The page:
August 31, 2017

Here's What Has Helped Me -- My Bidets

Note: People keep telling me I'm doing exceptionally well for someone 
my age (88) who has had Parkinson's disease as long as I have (10 years). 
So I'm doing a series of posts recounting some of the things that have 
helped me deal with aging and Parkinson's disease.
But remember that my Parkinson's disease might more accurately be called  John Schappi's disease Parkinson's is a very idiosyncratic disease. So what works for me might not help others.

We'll start at the end.


This is the toilet/bidet in the upstairs guest bathroom. There are similar installations in my bedroom bathroom upstairs and in the laundry room bathroom in the guest quarters.

The modifications were relatively easy (for my home contractor) and inexpensive (for me). I'll get back to the details later. But first, a few comments on bidets in general.

Bidets in U.S. and Elsewhere
Bidets are fixtures in bathrooms the world over, but they haven't really caught on in the U.S. Instead of washing with water after relieving themselves, Americans would rather deforest millions of acres in order to produce toilet paper.

We think bidets are too European, too Parisian. We suspect they have something to do with s-e-x.

Americans use almost 8,000,000 tons of toilet paper each year. Eight million tons! And the bleaching process -- we like white toilet paper -- creates cancer-causing chemicals.

Hygiene after defecating is something most of us prefer to handle privately and independently. But the process can become a difficult challenge -- physically and emotionally -- for many elderly or disabled seniors.

"As people get older and frailer, it's harder for them to do good personal hygiene, particularly if they have arthritis," said Dr. Mary Tinetti, chief of geriatrics at Yale Medical School. "They can't maneuver" to wipe or wash themselves effectively. They can even fall from the toilet.

With all their hard, wet surfaces, bathrooms are dangerous places for people with poor mobility and balance.

European Freestanding Bidets
In Europe, bidets are usually freestanding fixtures, located near -- but separate from-- the toilet. Here's a photo I took last year in the bathroom of the apartment we rented in the Tuscan town of Corona:


For the elderly -- and certainly for this old man -- a freestanding bidet like this one just wouldn't be used. Having to move from toilet to bidet is annoying, and dangerous for seniors.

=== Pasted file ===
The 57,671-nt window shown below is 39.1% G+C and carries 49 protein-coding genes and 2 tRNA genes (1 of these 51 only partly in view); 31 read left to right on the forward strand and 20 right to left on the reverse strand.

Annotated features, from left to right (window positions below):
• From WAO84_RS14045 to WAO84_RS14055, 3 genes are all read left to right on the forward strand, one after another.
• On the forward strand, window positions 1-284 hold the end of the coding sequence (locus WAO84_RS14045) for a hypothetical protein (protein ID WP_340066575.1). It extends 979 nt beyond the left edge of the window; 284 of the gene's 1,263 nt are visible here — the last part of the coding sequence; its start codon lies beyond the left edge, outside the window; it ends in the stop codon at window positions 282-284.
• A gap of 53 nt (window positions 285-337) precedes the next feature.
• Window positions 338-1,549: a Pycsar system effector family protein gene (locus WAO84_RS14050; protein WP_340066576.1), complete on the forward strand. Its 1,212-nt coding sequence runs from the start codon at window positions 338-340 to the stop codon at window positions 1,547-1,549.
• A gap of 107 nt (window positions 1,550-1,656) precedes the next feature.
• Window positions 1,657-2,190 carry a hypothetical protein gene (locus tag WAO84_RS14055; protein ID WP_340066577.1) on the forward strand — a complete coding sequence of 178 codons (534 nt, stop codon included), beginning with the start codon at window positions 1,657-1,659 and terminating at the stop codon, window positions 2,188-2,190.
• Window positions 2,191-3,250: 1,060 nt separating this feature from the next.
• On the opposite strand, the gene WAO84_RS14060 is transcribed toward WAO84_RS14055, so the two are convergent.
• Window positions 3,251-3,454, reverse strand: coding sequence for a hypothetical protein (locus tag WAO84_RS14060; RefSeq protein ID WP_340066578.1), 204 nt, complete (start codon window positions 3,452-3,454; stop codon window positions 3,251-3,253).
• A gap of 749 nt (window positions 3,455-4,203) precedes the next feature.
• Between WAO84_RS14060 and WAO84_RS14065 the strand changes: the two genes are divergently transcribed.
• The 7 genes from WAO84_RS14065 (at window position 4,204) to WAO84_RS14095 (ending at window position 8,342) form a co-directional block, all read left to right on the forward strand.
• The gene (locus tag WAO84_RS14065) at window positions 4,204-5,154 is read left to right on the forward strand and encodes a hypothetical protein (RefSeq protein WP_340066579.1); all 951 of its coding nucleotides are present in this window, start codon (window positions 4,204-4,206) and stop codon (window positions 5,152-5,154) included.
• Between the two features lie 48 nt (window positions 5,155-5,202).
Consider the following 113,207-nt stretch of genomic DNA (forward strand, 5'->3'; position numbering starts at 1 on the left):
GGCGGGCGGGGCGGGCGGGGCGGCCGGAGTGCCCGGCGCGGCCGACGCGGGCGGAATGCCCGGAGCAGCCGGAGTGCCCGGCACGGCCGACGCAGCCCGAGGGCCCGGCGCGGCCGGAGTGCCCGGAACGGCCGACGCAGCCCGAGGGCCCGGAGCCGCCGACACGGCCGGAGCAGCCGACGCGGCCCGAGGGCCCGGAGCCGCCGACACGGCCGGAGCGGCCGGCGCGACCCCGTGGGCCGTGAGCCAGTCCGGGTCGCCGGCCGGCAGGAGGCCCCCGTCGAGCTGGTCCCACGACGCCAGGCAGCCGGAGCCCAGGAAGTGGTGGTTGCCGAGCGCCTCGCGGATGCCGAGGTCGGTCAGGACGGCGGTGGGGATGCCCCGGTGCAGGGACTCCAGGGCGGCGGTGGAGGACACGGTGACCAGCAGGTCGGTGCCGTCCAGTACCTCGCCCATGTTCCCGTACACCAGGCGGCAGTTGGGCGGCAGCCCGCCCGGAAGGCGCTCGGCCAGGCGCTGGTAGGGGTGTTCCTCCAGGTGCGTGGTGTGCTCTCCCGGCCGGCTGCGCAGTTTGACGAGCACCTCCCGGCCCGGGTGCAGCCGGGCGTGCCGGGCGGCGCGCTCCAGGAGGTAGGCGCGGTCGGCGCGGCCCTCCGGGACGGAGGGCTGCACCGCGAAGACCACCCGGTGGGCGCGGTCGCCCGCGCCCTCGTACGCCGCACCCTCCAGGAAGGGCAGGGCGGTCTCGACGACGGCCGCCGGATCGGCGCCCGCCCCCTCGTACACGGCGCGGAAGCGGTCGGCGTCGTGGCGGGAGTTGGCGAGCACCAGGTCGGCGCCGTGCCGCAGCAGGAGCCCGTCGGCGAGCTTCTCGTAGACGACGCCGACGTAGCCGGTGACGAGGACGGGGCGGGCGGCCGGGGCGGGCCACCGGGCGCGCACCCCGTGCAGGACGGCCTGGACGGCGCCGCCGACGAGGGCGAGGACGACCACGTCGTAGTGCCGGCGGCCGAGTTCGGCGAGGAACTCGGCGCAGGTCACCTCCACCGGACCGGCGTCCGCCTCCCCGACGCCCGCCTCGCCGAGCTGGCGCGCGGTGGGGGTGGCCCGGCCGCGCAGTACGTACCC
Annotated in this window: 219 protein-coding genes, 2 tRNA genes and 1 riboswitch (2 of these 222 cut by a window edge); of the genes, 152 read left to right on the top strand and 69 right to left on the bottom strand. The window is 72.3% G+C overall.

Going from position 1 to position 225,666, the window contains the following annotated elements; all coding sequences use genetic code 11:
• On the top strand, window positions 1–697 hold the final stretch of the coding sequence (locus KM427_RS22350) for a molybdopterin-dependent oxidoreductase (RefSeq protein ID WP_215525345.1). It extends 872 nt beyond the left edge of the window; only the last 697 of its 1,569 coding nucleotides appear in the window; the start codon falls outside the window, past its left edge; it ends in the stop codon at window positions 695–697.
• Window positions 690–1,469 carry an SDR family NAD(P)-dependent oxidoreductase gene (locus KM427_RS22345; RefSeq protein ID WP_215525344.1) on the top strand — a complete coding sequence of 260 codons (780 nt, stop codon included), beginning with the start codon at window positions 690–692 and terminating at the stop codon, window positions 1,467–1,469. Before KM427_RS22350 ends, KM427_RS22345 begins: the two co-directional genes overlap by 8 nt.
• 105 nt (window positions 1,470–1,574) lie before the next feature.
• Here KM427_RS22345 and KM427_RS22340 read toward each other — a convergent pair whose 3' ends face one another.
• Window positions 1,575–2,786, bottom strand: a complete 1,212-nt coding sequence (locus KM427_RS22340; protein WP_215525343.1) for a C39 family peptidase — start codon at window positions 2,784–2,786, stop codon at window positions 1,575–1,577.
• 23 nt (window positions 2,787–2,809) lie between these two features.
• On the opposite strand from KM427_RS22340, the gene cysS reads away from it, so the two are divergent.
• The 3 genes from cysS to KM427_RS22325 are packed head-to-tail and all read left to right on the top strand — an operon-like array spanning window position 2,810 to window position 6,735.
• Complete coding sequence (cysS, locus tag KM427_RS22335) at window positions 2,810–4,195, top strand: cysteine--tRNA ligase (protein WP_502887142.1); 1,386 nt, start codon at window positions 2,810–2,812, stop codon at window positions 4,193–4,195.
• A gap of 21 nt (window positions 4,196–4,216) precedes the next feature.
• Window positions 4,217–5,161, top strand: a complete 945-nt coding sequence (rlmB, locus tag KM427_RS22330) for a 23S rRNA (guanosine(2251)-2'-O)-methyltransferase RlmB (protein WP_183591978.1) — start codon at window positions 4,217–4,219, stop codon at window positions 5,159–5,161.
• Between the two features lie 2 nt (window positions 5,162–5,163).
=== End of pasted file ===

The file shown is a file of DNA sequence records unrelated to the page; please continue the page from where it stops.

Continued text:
Bidets are also expensive -- about $3,000 including installation. Small bathrooms wouldn't even have space for a separate bidet.

U.S. Toilet Bidet Attachment
Here's the inexpensive American-manufactured bidet attachment I've added to the three bathrooms in my house:


Amazon currently sells this Blue Bidet attachment for $61.75. And it would arrive tomorrow.

I asked my contractor Steve to add the handles (shown in the picture at the top of this post) when he installed the bidet attachment. The handles provide an added sense of security when I sit down and get up.

They also raise the height of the toilet seat, which makes it easier and more comfortable. For a guide to help you determine the best toilet height for you, click here.

For older folks, a toilet bidet could mean the difference between independence and dependence on others for help. Toilet bidets are easy to use, inexpensive, hygienic, gentle on the skin, and good for the environment.

Like it or not, most of us are going to spend a lot of time sitting on toilets. So get off your duff and get a toilet bidet attachment.

And if you do, don't do what I did initially. I'd raise up my haunches to insert my hand from the side, splashing water on the floor. With a bidet attachment, put your hand between your legs for cleaning.

Now, where else are you going to get practical advice like this? Which reminds me -- despite all my talk about saving paper, I often finish by using one sheet from the package of baby wipes I keep next to the toilet.


2 comments:

Jim Contreras said...

Definitely adding bidets. Thanks for the info. Jim

Florence said...

I don't think I have ever commented on your blog before but I have checked in periodically for years. Your post on bidets was amazingly well timed for me. I never thought of a bidet but the add-on bidet may be exactly what I need. Thank you!!

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